Tuesday, May 15, 2012

Arduino - HC-SR04 ultrasonic distance sensor

Last Christmas as part of my stocking fillers I got an HC-SR04 ultrasonic distance sensor.
Like most of my electronic bits it's a cheap generic device from ebay.  It's a small sensor that is suppose to do the same thing as the Ping sensor but for less money.


I finally unwrapped it and found a library for Arduino IDE 1.0 at HERE.  There is even some sample code to read the HC-SR04 and display the results on an LCD display.


Wiring is really simple
VCC - 5V
GND - GND

Trig - Trigger Pin you define in the code
Echo - Echo Pin defined in the code

Since I don't have an LCD display (yet) I modified the code to use the Serial Monitor as the output.
Code Below:

    #include "Ultrasonic.h"

      int TriggerP = 13; // Trigger Pin for Sensor
      int EchoP = 12; // Echo Pin for Sensor
     
      Ultrasonic ultrasonic(TriggerP,EchoP);   
   
       void setup()
    {
      Serial.begin(9600);
    }

    void loop()
    {
      Serial.print("Distance: ");
      Serial.print(ultrasonic.Ranging(CM)); // Get Range in Centimetres
      Serial.println(" Cm.");
      delay(1000);
      Serial.println("..."); // Next lines.
    }

This worked great up to about 16cm.  But beyond that it started to give me some random numbers greater than 4000, so I'd expect not very robust.

I continued my search and found the following code that doesn't use any library, and this code even does the Serial Monitor as the output so no modification needed.


/*
 HC-SR04 Ping distance sensor]
 VCC to arduino 5v GND to arduino GND
 Echo to Arduino pin 13 Trig to Arduino pin 12
 More info at: http://goo.gl/kJ8Gl
 */

#define trigPin 12
#define echoPin 13

void setup() {
  Serial.begin (9600);
  pinMode(trigPin, OUTPUT);
  pinMode(echoPin, INPUT);
}

void loop() {
  int duration, distance;
  digitalWrite(trigPin, HIGH);
  delayMicroseconds(1000);
  digitalWrite(trigPin, LOW);
  duration = pulseIn(echoPin, HIGH);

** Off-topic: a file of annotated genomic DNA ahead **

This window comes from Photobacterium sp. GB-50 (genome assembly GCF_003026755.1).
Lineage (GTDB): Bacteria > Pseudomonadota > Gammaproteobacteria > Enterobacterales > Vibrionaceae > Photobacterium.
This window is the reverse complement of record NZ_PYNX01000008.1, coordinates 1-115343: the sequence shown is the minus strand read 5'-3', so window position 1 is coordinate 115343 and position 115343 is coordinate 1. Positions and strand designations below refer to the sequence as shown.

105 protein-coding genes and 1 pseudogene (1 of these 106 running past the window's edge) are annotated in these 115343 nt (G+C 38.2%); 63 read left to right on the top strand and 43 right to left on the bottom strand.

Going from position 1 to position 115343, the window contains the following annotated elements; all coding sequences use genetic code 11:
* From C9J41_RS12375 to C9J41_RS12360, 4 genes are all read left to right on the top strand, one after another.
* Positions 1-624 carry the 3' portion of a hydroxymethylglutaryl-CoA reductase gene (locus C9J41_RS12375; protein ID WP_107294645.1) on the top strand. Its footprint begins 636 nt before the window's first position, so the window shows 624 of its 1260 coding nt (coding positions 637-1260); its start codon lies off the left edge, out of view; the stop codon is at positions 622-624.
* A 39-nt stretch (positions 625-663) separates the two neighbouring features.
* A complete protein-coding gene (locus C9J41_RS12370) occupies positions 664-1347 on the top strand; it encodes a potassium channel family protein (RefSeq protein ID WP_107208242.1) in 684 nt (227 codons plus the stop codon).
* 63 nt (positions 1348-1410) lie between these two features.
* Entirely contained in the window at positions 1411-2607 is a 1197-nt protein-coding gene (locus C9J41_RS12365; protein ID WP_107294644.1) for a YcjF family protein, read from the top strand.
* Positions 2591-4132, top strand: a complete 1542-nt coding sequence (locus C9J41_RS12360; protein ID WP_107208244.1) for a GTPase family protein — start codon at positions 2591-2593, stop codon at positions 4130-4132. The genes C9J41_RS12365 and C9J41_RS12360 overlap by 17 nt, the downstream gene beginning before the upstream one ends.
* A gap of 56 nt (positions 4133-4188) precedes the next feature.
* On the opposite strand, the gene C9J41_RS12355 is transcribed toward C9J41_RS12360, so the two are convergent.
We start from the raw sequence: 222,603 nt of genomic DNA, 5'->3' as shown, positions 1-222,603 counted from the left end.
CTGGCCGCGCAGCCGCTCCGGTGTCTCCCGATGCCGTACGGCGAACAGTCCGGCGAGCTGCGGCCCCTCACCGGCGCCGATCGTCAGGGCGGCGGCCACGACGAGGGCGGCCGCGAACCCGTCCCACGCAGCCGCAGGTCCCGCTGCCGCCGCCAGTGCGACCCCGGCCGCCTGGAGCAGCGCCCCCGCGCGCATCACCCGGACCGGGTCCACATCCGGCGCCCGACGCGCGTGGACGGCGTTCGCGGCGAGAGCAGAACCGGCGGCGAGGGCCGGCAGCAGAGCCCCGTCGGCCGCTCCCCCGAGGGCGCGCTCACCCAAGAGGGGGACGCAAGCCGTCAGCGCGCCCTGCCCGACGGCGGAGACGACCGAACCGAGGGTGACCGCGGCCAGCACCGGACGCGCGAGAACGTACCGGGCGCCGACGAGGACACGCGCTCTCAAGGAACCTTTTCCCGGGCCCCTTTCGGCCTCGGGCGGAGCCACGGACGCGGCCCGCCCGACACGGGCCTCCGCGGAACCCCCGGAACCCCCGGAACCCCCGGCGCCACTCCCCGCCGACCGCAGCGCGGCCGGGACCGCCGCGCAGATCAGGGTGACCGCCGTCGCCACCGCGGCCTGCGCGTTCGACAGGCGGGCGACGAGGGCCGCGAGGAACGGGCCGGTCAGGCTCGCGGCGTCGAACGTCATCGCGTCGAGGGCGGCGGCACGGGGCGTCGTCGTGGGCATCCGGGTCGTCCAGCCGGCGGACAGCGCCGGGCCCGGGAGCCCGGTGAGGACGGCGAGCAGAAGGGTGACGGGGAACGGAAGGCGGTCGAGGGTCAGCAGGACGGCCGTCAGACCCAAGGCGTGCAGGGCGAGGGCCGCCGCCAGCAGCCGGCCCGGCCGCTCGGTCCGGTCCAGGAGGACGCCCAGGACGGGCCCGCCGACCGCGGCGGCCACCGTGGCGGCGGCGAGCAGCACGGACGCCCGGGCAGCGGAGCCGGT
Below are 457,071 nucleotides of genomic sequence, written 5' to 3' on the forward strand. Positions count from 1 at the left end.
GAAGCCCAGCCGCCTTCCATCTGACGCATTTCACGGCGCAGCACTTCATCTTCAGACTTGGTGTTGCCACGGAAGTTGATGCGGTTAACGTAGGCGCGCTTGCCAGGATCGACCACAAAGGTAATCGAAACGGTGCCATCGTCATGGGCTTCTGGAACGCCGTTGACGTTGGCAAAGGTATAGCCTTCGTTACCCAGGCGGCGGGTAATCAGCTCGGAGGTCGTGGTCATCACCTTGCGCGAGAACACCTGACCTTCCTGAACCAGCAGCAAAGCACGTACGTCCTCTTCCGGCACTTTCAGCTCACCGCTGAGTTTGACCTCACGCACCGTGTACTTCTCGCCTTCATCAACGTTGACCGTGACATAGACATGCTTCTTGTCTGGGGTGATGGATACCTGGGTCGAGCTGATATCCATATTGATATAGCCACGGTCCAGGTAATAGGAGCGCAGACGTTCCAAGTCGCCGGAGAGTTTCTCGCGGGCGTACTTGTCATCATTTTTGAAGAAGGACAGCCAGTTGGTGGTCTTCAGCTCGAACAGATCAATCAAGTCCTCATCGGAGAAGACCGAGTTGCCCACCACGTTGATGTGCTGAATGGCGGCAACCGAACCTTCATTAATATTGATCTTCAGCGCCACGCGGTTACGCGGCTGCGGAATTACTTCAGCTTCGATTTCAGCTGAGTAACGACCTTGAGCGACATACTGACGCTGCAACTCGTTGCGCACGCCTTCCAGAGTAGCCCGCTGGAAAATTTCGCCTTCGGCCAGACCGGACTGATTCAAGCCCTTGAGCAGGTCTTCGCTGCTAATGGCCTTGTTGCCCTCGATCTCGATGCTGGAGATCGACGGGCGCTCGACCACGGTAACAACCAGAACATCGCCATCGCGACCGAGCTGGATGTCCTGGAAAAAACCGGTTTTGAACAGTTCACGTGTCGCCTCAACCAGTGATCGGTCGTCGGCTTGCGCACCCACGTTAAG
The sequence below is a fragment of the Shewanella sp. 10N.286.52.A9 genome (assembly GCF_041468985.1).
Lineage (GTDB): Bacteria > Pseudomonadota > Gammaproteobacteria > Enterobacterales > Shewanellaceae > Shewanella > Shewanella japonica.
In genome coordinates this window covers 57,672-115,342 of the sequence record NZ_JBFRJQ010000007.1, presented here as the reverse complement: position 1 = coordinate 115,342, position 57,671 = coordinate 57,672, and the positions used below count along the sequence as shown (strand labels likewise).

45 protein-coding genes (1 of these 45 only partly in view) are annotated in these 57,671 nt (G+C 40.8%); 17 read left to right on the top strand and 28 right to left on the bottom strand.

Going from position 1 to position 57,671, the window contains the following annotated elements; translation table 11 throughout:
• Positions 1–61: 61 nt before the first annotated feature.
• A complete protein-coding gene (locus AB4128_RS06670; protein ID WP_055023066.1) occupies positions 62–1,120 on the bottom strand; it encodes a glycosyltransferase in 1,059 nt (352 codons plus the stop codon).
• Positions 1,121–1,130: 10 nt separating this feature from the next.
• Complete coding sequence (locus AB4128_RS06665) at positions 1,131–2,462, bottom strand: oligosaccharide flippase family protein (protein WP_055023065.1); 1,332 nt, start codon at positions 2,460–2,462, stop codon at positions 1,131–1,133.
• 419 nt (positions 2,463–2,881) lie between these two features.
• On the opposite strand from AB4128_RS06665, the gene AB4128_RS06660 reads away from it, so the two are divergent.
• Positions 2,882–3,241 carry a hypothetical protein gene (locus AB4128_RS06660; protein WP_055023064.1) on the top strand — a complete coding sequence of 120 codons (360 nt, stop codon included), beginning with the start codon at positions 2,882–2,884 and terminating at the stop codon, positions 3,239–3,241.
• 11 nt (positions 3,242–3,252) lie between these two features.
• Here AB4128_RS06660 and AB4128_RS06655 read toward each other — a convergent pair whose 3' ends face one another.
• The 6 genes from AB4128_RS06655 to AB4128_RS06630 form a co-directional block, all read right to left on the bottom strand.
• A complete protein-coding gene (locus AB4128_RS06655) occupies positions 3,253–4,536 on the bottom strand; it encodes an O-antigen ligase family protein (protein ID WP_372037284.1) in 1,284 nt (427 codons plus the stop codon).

distance = (duration/2) / 29.1;
  if (distance >= 200 || distance <= 0){
    Serial.println("Out of range");
  }
  else {
    Serial.print(distance);
    Serial.println(" cm");
  }
  delay(500);
}

This code performed better, working out to about 24cm.  
While doing my research on using the HC-SR04 I did find a post (somewhere...) stating that when powering from USB the 5V line can be a little bit off so this might be part of my problem.

But, using either method I have a sensor that is good up to 15cm which could be good enough for a small autonimous robot as if I'm within 15 cms I will need to look around for another direction.

NOTE: If you are using a version of the Arduino IDE before 1.0 then at the following LINK you can get the relevant library.  It looks like it's the same as the 1.0 library and has similar performance.

The hunt is on to see if there is a way of getting a reading beyond 24cm that is reliable.

Loving the tinkering.


UPDATE:
I combined some of the code from the Library with the direct code and now it reliably(ish) without detailed testing will work to 70cm.

The modified code is below.


/*
 HC-SR04 Ping distance sensor]
 VCC to arduino 5v GND to arduino GND
 Echo to Arduino pin 13 Trig to Arduino pin 12
 More info at: http://goo.gl/kJ8Gl
 */

#define trigPin 13
#define echoPin 12

void setup() {
  Serial.begin (9600);
  pinMode(trigPin, OUTPUT);
  pinMode(echoPin, INPUT);
}

void loop() {
  long duration, distance;
  digitalWrite(trigPin, LOW);  // Added this line
  delayMicroseconds(2); // Added this line

  digitalWrite(trigPin, HIGH);
//  delayMicroseconds(1000); - Removed this line
  delayMicroseconds(10); // Added this line
  digitalWrite(trigPin, LOW);
  duration = pulseIn(echoPin, HIGH);
  distance = (duration/2) / 29.1;
  if (distance >= 200 || distance <= 0){
    Serial.println("Out of range");
  }
  else {
    Serial.print(distance);
    Serial.println(" cm");
  }
  delay(500);
}

Once again, I love this Tinkering.